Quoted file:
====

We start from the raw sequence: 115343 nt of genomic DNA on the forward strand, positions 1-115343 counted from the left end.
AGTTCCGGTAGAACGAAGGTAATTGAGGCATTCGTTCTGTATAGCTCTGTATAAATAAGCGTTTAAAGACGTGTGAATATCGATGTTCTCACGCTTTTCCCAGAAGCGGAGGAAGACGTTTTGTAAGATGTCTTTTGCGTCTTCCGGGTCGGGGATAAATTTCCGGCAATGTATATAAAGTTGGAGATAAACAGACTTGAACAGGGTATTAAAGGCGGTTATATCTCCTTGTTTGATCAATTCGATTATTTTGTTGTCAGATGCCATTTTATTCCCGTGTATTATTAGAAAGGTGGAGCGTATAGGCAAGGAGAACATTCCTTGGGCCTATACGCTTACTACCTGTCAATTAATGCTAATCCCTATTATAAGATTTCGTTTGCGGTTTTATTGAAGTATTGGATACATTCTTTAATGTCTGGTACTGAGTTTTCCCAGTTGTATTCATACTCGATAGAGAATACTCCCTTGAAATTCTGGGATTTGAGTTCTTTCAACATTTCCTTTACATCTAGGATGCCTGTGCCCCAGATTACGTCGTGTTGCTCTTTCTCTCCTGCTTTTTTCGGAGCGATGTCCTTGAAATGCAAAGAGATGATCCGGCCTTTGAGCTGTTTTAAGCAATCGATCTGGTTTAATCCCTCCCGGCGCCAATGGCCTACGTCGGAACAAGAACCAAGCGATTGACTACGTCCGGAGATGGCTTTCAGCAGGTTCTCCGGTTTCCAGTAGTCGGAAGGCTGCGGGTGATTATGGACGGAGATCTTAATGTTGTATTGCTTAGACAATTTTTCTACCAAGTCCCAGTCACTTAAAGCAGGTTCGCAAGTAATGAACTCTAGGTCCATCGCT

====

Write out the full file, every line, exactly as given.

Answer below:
We start from the raw sequence: 115343 nt of genomic DNA on the forward strand, positions 1-115343 counted from the left end.
AGTTCCGGTAGAACGAAGGTAATTGAGGCATTCGTTCTGTATAGCTCTGTATAAATAAGCGTTTAAAGACGTGTGAATATCGATGTTCTCACGCTTTTCCCAGAAGCGGAGGAAGACGTTTTGTAAGATGTCTTTTGCGTCTTCCGGGTCGGGGATAAATTTCCGGCAATGTATATAAAGTTGGAGATAAACAGACTTGAACAGGGTATTAAAGGCGGTTATATCTCCTTGTTTGATCAATTCGATTATTTTGTTGTCAGATGCCATTTTATTCCCGTGTATTATTAGAAAGGTGGAGCGTATAGGCAAGGAGAACATTCCTTGGGCCTATACGCTTACTACCTGTCAATTAATGCTAATCCCTATTATAAGATTTCGTTTGCGGTTTTATTGAAGTATTGGATACATTCTTTAATGTCTGGTACTGAGTTTTCCCAGTTGTATTCATACTCGATAGAGAATACTCCCTTGAAATTCTGGGATTTGAGTTCTTTCAACATTTCCTTTACATCTAGGATGCCTGTGCCCCAGATTACGTCGTGTTGCTCTTTCTCTCCTGCTTTTTTCGGAGCGATGTCCTTGAAATGCAAAGAGATGATCCGGCCTTTGAGCTGTTTTAAGCAATCGATCTGGTTTAATCCCTCCCGGCGCCAATGGCCTACGTCGGAACAAGAACCAAGCGATTGACTACGTCCGGAGATGGCTTTCAGCAGGTTCTCCGGTTTCCAGTAGTCGGAAGGCTGCGGGTGATTATGGACGGAGATCTTAATGTTGTATTGCTTAGACAATTTTTCTACCAAGTCCCAGTCACTTAAAGCAGGTTCGCAAGTAATGAACTCTAGGTCCATCGCT